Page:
1. The details of a victim’s story are disruptive to the image of the abuser. Therefore, abusers will give it a label and say nothing more about it. Her details may destroy their definition of the “incident” and reveal coverup of a crime, not a mistake which the abuser regrets.
  2. Although he was an adult in a position of authority and trust, the abuser gives the impression it could have been consensual and typical. This tactic is called blurring and hides the truth without putting the abuser in the indefensible position of telling an outright lie.
  3. Abusers take every opportunity to mention the abuse took place a long time ago in a place far way. We tend to care more about recent harm done to those close to us (our own children). By amplifying these gaps in time and place, they create distance between you and the story.
  4. Abusers place great focus on their “redemptive process.” By using qualifiers like “full” to describe responsibility and “every” to describe the steps taken, they promote themselves as exemplary models of redemption. We should then trust them when they say it was “dealt with.”
  5. a) Abusers use a very subtle tactic I call polishing. Just as your shoes look better after you polish them, which in turn improves your overall appearance, abusers polish the people who have known about their abuse but have nonetheless supported him. b) By stating the behavior was known by other leaders and relatives who have continued to support him, abusers use them as a witness to their narrative. Now followers will have to reject the witness and credibility of their leaders and friends if they are to reject the abuser.
  6. Even though the story is about pain inflicted on the victim, attention is given to the abuser’s pain & how saddened he is. This is called supplication and it causes his followers to pray over him, applaud him, and call him worthy. Sadly, he receives what the victim never did.
  7. Abusers can be quick to say “I’m sorry” or “I was wrong” but real apologies include a full and complete confession without explanation or excuse and an offer to accept penalizing actions. Restitution begins immediately with the victim and includes cooperation with the law.
  8. When abusers can’t refute a story, they try their best to dilute it. Diverting attention away from the crime and toward the perceived positive outcomes like lessons learned and the good they have done since, causes followers to view negative events in a positive light.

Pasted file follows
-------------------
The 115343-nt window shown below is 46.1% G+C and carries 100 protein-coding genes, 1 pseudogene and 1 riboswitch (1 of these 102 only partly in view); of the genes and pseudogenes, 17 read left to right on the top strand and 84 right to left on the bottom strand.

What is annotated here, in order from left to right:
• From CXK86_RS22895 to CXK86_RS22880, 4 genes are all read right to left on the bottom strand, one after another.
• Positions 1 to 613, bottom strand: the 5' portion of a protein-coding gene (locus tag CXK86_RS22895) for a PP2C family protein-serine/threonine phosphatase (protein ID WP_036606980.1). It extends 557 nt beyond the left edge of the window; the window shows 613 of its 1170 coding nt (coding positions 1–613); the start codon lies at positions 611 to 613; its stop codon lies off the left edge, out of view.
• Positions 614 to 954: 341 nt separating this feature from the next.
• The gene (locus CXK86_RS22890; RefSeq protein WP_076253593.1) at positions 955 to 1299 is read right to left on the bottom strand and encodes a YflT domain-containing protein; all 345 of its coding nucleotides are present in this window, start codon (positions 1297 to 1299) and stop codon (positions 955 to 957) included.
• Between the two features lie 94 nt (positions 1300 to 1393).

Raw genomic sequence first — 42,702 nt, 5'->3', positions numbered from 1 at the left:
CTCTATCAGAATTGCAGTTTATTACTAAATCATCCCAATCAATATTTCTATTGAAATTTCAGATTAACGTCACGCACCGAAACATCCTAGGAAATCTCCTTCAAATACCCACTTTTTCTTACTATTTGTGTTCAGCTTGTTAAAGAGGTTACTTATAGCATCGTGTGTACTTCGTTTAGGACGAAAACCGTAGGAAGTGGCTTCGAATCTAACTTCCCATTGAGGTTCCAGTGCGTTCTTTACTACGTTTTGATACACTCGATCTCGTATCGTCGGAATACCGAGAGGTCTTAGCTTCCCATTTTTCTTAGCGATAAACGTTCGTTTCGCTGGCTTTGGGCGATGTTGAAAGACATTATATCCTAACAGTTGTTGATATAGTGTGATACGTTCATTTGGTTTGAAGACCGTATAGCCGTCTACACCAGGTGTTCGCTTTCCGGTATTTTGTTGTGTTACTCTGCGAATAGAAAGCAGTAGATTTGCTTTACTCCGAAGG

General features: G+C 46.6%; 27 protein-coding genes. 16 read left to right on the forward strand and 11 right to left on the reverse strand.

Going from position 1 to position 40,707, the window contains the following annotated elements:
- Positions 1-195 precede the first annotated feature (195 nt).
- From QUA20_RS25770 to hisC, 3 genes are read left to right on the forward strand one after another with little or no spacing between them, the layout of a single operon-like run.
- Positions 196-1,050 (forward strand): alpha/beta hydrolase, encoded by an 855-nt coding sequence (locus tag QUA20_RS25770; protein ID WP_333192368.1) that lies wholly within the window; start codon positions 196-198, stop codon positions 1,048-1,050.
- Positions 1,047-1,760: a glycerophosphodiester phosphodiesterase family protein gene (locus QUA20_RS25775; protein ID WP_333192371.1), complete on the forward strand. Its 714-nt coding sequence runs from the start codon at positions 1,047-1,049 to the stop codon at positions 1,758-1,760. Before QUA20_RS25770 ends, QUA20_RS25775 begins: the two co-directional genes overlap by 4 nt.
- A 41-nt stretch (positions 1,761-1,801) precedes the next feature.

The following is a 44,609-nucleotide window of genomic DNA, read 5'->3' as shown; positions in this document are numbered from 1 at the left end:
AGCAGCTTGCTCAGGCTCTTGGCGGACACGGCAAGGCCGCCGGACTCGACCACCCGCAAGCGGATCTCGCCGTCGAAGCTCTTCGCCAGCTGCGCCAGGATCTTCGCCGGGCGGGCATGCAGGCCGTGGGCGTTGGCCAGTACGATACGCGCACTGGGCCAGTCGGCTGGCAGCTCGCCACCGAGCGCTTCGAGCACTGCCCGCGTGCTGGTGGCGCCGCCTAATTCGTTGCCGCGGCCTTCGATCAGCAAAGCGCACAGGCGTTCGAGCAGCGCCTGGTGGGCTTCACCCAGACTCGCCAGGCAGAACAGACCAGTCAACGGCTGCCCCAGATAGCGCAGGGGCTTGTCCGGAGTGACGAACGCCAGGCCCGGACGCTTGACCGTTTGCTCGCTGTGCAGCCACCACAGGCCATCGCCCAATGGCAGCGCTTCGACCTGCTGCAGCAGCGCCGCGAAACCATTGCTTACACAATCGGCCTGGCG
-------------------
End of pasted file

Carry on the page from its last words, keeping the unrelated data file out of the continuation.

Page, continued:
9. When abusers state how uncharacteristic this behavior is of them, that they never engaged in similar behavior before or after the incident, they are trying to convince people they should not be linked to this kind of behavior. It may be true, but it doesn’t need to (be) said.
  10. Abusers may make a big deal about their pursuit of forgiveness and make it more important than the pursuit of examination. However, truth must precede confession which precedes forgiveness which precedes change. Forgiveness is exploited when it prevents discovery of truth.
  11. Abusers will try to conform themselves to the side of the victim, so as to keep people from taking sides. When they claim to be on the side of the victim and offer healing, but avoid the truth, they put the victim in a trap. When she doesn’t concede she’s seen as unforgiving.
  12. Abusers will abuse the Bible by quoting passages on mercy, love, compassion, grace, and forgiveness. They boost teachings that will serve their cause and belittle teachings that threaten their image (truth, justice). It’s another trap that seeks to pit you against Scripture.

“Abusers who engage in this complex process of managing the impressions others form of them will always confuse their targets. It is easier to manipulate and control confused people. The abuser will then influence their thoughts so that they voluntarily act according to his plan.”

The only thing I would add to this helpful list is that when the abuser’s attempts to reframe the story fails to convince anyone that the victim isn’t telling the truth, he will go to great lengths to smear her reputation, and call her sanity and trustworthiness into question. This, too, is a classic tactic. These are good to know and understand as you wade through the many, many stories coming out into the light. All of these are common experiences for victims of abuse.

What can the church do?

Believe that abuse takes place in all the places you would never suspect. Believe allegations of abuse – the incidence of false reporting is rare, and it should not be used as justification to not pursue the truth. Protect the vulnerable, seek justice for those who have been oppressed.